Bone marrow transplantation is used to treat blood cancers such as leukemia. Chemotherapy eliminates the patient’s existing bone marrow cells as well as residual cancer cells in the body before receiving new donor-derived cells. Aside from the chemotherapy’s toxicity, the transplants don’t always work, as the donor cells sometimes fail to engraft within the patient’s bone marrow or the cancer cells are not completely eliminated and overtake the donor cells.
To improve transplant safety and efficacy, Dr. Blaser is using a zebrafish model to identify factors that promote successful engraftment and has already identified two molecules that help stem cells enter and expand in the bone marrow. Now, he’s working to understand more about how these molecules work and then develop strategies that improve stem cell transplants for humans.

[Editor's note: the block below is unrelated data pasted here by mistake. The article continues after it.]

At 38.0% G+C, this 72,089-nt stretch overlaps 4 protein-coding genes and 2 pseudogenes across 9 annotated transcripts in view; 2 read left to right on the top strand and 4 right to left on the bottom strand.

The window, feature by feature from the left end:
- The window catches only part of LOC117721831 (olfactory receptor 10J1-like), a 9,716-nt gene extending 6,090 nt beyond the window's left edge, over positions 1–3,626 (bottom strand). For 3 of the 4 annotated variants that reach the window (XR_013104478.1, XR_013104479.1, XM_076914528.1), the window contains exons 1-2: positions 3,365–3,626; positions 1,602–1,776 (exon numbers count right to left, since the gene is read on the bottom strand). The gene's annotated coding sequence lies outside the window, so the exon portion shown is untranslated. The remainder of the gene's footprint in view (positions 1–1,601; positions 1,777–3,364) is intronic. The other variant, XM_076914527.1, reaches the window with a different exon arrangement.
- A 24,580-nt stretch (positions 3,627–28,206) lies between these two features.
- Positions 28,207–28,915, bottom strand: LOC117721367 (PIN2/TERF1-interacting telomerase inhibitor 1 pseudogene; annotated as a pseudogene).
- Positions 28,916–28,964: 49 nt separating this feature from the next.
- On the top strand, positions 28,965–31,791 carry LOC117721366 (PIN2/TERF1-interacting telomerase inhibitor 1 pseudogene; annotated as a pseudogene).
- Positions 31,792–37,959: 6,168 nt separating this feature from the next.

I believe that the work that I have been performing with funds provided by CRI will contribute to this important body of knowledge and I hope that it will develop into new therapies for transplant patients. Without the CRI, this work would not have been possible.
Projects and Grants
Immunologic regulation of hematopoietic stem cell engraftment
Dana-Farber Cancer Institute | Leukemia | 2014 | Leonard I. Zon, M.D.
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